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Brick shading icon
Brick shading

Brick shading main image

​Brick shading is made up of rows of spaced stitches offset from one another to produce a shaded filling stitch.

It has similarities with long and short stitch: both start with a row of parallel stitches followed by rows of other stitches which intersect the first row.  However, for brick stitch the stitches are a consistent length, they start at the end of the previous row rather than splitting the previous stitch and they are alternately offset to form a regular pattern (like bricks).  This version shows the stitches remaining parallel but the stitches can alternatively be tapered to fit a shape, like in the image from Penelope at the end of this entry.  Burden stitch is very similar to brick shading, the only difference is that Burden stitch is padded with a single laid thread.

Some historic works use a version of brick stitch with each ‘brick’ made up of more than one stitch, rather than the single stitch which we have shown.

For a canvaswork version see brick stitch.

Brick shading was evidently in use at the start of the twentieth century as it features in a pamphlet from Penelope, the fabric and thread manufacturer.

Brick shading is generously sponsored by Marian Drum

Method

In this example, the stitches are parallel; some authors change the angle of the stitches as they work successive rows so that they to echo the shape of the design area.

Draw evenly-spaced parallel lines across the shape to be filled before you start stitching (you need the guidelines irrespective of your stitch angle).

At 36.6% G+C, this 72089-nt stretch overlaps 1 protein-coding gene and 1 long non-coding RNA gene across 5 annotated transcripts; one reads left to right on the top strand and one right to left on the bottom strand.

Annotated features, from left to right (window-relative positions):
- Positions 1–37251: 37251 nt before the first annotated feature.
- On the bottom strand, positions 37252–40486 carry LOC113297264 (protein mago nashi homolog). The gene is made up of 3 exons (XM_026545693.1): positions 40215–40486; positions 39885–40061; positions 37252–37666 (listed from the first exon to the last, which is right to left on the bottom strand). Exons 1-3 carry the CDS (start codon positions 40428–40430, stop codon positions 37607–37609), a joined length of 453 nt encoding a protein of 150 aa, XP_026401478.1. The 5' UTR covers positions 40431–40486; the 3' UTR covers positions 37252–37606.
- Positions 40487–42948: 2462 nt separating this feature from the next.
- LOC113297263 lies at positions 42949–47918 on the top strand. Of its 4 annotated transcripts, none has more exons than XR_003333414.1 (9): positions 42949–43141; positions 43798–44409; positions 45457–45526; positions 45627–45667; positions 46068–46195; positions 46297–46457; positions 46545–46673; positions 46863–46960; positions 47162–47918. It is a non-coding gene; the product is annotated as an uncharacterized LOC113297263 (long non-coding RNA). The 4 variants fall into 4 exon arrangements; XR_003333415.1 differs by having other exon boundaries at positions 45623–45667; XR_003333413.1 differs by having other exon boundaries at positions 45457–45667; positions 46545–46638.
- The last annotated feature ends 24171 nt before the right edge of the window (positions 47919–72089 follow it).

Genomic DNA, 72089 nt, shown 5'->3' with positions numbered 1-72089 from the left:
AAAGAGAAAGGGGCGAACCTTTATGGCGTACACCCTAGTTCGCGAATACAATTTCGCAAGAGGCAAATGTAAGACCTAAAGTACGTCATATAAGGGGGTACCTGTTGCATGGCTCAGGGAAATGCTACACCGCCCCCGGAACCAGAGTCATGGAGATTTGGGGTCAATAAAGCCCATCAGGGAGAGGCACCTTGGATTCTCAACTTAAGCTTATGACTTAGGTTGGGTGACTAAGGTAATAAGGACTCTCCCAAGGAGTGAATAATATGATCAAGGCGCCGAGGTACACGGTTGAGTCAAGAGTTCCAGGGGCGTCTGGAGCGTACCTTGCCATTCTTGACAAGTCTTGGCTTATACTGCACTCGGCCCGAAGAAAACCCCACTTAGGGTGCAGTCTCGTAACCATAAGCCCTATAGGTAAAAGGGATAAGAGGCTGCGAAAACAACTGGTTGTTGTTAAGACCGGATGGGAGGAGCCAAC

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1

Bring your needle up through the fabric in the centre of the second line from the top and take it down at the top edge of the shape to create a vertical stitch (this is a full length stitch).

2

Bring your needle back up on the first line and take it down on the top edge (creating a half length stitch).

3

Work alternate full- and half-length stitches along the top edge in parallel lines, condensing as necessary to fit the shape to be filled. The shorter stitches should create equal gaps between the longer stitches.

4

Work the second line of full length stitches in a deeper shade bringing your needle up through the fabric at the base of the short stitch and take the needle down on the next free line down producing a full stitch length.

5

Ensure each vertical stitch lies perpendicular to the drawn line and parallel with one another. Complete a another row of the same colour.

6

Continue to fill the space, ensuring to change shade or colour for the next pair of rows.

Brick shading

Structure of stitch

Embroidery Techniques

Identifying Brick shading

Brick stitch has similarities with long and short stitch: for brick stitch the stitches are a consistent length, spaced a thread’s width apart and remain parallel to each other.  Rows start at the end of the previous row and stitches they are alternately offset to form a regular brick pattern; long and short pierces the threads of the previous row and are irregular to provide a smooth effect.  Burden stitch is a slightly padded version of brick stitch and the laid thread can sometimes be glimpsed between the stitches.

References

  • Penelope, Jacobean crewel work and traditional designs (1900) , p.8

Examples of Brick shading

Penelope’s Jacobean crewel work and traditional designs

The left hand roundel shows brick shading.

17th century crewel panel, RSN Collection No. 18424100

The branch shows a version of brick stitch which uses more than one stitch to form each brick.

Image courtesy of Cooper-Hewitt/Smithsonian

https://collection.cooperhewitt.org/objects/18424105/